Ostomy Glossary

When I was first new to my stoma, I was boggled by the terminology. There were so many new words, so many words that meant the same thing but in different contexts and in different countries. It was a confusing time.

So, if you are new to having a stoma, or have someone close to you who has one and you’re abit lost when they start using terms you haven’t heard about, I have got you covered.

  • Adhesive remover spray or wipes – To remove the bag from the skin, some use an adhesive remover spray or wipes. Most companies will do both so you have the option to choose; wipes are great for travelling but sprays are essential every day.
  • Bags/pouches – This refers to the actual stoma bag – complete with a baseplate. Pouch usually is referred in a two-piece system context; as the pouch will come separate to the baseplate. They are then connected by a mechanism such as a click ring or adhesive.
  • Barrier Rings/seals – These are flexible, moldable rings that fit snuggly around the base of the stoma – directly on the skin – to help create a barrier. This could be to stop output touching the skin, or to add a small level of convexity to the bag’s baseplate, ensuring output falls into the bag. Read more about them here.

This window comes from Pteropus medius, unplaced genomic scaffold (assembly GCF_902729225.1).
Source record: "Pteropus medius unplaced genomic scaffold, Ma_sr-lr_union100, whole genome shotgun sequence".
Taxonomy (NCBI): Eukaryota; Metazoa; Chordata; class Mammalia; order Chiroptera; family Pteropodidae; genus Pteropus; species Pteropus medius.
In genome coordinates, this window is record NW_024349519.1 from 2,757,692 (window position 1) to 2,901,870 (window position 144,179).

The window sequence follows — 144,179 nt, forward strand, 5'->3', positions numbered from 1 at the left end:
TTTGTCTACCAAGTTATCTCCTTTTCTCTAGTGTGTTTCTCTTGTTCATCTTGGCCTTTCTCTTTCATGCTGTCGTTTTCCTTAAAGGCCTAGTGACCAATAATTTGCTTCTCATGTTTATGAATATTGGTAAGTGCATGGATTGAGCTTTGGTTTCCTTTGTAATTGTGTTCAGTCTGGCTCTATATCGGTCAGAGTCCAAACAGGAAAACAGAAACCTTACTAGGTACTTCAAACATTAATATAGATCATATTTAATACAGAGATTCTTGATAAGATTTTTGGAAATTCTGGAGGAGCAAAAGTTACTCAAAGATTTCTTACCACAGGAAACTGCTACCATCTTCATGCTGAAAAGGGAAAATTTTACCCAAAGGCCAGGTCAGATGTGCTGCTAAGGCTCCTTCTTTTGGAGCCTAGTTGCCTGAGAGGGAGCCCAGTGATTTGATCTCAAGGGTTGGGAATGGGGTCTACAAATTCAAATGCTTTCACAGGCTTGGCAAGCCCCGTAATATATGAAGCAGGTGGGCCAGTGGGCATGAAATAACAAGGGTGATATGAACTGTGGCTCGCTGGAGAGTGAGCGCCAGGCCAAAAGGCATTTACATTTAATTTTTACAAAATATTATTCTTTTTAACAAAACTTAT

• Barrier Spray/wipes/creams/applicators – Barrier is a product which creates a protective barrier to the skin, which avoids or lessens the amount of output that touches the skin. Any output that can be acidic (usually from an ileostomy or a Urostomy – read more about both here) can affect the skin under the baseplate [commonly referred to as a leak].
    • The barrier comes in many forms; sprays and wipes – these are the most common.
    • Applicators – used to get into the small nooks and crannies around the stoma (especially helpful when the skin has been broken down and is sore).
    • Or cream – which can be applied to the entire peristomal skin to calm it down [this one, in particular, needs some time to dry completely as the cream can interfere with the adhesive nature of a baseplate.] Read more about them here.
  • Blockages – Where the bowel becomes blocked. This can either be due to an obstruction – such as food – or mechanical – such as bowel twisting or strictures. They can also be full or partial. A partial blockage can be managed and resolved at home without medical intervention. However, a full blockage required urgent medical attention to resolve the cause and allow the stoma to regain function. You can read more on the topic here.